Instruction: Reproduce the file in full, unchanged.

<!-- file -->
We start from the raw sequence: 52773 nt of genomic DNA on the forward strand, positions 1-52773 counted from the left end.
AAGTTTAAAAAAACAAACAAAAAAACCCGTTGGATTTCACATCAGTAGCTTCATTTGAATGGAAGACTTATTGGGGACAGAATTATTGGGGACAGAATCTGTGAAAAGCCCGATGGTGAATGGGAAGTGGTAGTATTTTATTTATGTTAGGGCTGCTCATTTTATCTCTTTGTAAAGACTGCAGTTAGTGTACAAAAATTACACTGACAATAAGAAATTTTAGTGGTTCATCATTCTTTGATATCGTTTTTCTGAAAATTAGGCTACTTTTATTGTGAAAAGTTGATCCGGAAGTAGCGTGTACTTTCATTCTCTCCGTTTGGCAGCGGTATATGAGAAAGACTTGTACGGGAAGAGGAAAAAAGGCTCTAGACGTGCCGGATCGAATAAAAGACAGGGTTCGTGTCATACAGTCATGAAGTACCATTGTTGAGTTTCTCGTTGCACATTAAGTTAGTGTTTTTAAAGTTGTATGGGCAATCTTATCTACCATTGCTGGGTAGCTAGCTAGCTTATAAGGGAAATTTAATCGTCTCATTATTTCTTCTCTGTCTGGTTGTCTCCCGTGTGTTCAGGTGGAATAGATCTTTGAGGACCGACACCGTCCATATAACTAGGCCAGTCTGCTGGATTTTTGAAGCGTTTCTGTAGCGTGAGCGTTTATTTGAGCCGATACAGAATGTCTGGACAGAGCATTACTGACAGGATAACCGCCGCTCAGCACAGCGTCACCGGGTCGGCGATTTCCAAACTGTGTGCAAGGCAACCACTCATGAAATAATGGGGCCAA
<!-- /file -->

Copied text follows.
We start from the raw sequence: 52773 nt of genomic DNA on the forward strand, positions 1-52773 counted from the left end.
AAGTTTAAAAAAACAAACAAAAAAACCCGTTGGATTTCACATCAGTAGCTTCATTTGAATGGAAGACTTATTGGGGACAGAATTATTGGGGACAGAATCTGTGAAAAGCCCGATGGTGAATGGGAAGTGGTAGTATTTTATTTATGTTAGGGCTGCTCATTTTATCTCTTTGTAAAGACTGCAGTTAGTGTACAAAAATTACACTGACAATAAGAAATTTTAGTGGTTCATCATTCTTTGATATCGTTTTTCTGAAAATTAGGCTACTTTTATTGTGAAAAGTTGATCCGGAAGTAGCGTGTACTTTCATTCTCTCCGTTTGGCAGCGGTATATGAGAAAGACTTGTACGGGAAGAGGAAAAAAGGCTCTAGACGTGCCGGATCGAATAAAAGACAGGGTTCGTGTCATACAGTCATGAAGTACCATTGTTGAGTTTCTCGTTGCACATTAAGTTAGTGTTTTTAAAGTTGTATGGGCAATCTTATCTACCATTGCTGGGTAGCTAGCTAGCTTATAAGGGAAATTTAATCGTCTCATTATTTCTTCTCTGTCTGGTTGTCTCCCGTGTGTTCAGGTGGAATAGATCTTTGAGGACCGACACCGTCCATATAACTAGGCCAGTCTGCTGGATTTTTGAAGCGTTTCTGTAGCGTGAGCGTTTATTTGAGCCGATACAGAATGTCTGGACAGAGCATTACTGACAGGATAACCGCCGCTCAGCACAGCGTCACCGGGTCGGCGATTTCCAAACTGTGTGCAAGGCAACCACTCATGAAATAATGGGGCCAA